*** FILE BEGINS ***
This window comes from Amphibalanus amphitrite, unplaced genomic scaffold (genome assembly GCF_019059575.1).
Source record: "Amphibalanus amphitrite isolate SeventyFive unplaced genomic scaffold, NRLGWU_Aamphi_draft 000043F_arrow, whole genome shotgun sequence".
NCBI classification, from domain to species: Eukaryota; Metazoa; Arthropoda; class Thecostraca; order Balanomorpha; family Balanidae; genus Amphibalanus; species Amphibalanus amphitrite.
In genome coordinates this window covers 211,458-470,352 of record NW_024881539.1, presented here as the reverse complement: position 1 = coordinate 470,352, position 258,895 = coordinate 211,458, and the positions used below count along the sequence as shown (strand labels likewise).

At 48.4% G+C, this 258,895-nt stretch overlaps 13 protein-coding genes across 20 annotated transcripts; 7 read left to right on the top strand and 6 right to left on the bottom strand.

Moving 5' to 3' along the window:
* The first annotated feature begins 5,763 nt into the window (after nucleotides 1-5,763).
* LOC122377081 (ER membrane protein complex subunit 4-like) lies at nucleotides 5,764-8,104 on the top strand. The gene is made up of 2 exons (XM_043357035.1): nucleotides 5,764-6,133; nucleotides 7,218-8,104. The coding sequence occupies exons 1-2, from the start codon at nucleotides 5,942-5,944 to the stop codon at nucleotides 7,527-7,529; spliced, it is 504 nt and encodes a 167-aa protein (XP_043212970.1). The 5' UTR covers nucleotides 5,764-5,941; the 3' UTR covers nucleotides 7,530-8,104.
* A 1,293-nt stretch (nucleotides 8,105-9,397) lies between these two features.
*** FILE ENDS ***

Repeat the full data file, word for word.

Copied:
This window comes from Amphibalanus amphitrite, unplaced genomic scaffold (genome assembly GCF_019059575.1).
Source record: "Amphibalanus amphitrite isolate SeventyFive unplaced genomic scaffold, NRLGWU_Aamphi_draft 000043F_arrow, whole genome shotgun sequence".
NCBI classification, from domain to species: Eukaryota; Metazoa; Arthropoda; class Thecostraca; order Balanomorpha; family Balanidae; genus Amphibalanus; species Amphibalanus amphitrite.
In genome coordinates this window covers 211,458-470,352 of record NW_024881539.1, presented here as the reverse complement: position 1 = coordinate 470,352, position 258,895 = coordinate 211,458, and the positions used below count along the sequence as shown (strand labels likewise).

At 48.4% G+C, this 258,895-nt stretch overlaps 13 protein-coding genes across 20 annotated transcripts; 7 read left to right on the top strand and 6 right to left on the bottom strand.

Moving 5' to 3' along the window:
* The first annotated feature begins 5,763 nt into the window (after nucleotides 1-5,763).
* LOC122377081 (ER membrane protein complex subunit 4-like) lies at nucleotides 5,764-8,104 on the top strand. The gene is made up of 2 exons (XM_043357035.1): nucleotides 5,764-6,133; nucleotides 7,218-8,104. The coding sequence occupies exons 1-2, from the start codon at nucleotides 5,942-5,944 to the stop codon at nucleotides 7,527-7,529; spliced, it is 504 nt and encodes a 167-aa protein (XP_043212970.1). The 5' UTR covers nucleotides 5,764-5,941; the 3' UTR covers nucleotides 7,530-8,104.
* A 1,293-nt stretch (nucleotides 8,105-9,397) lies between these two features.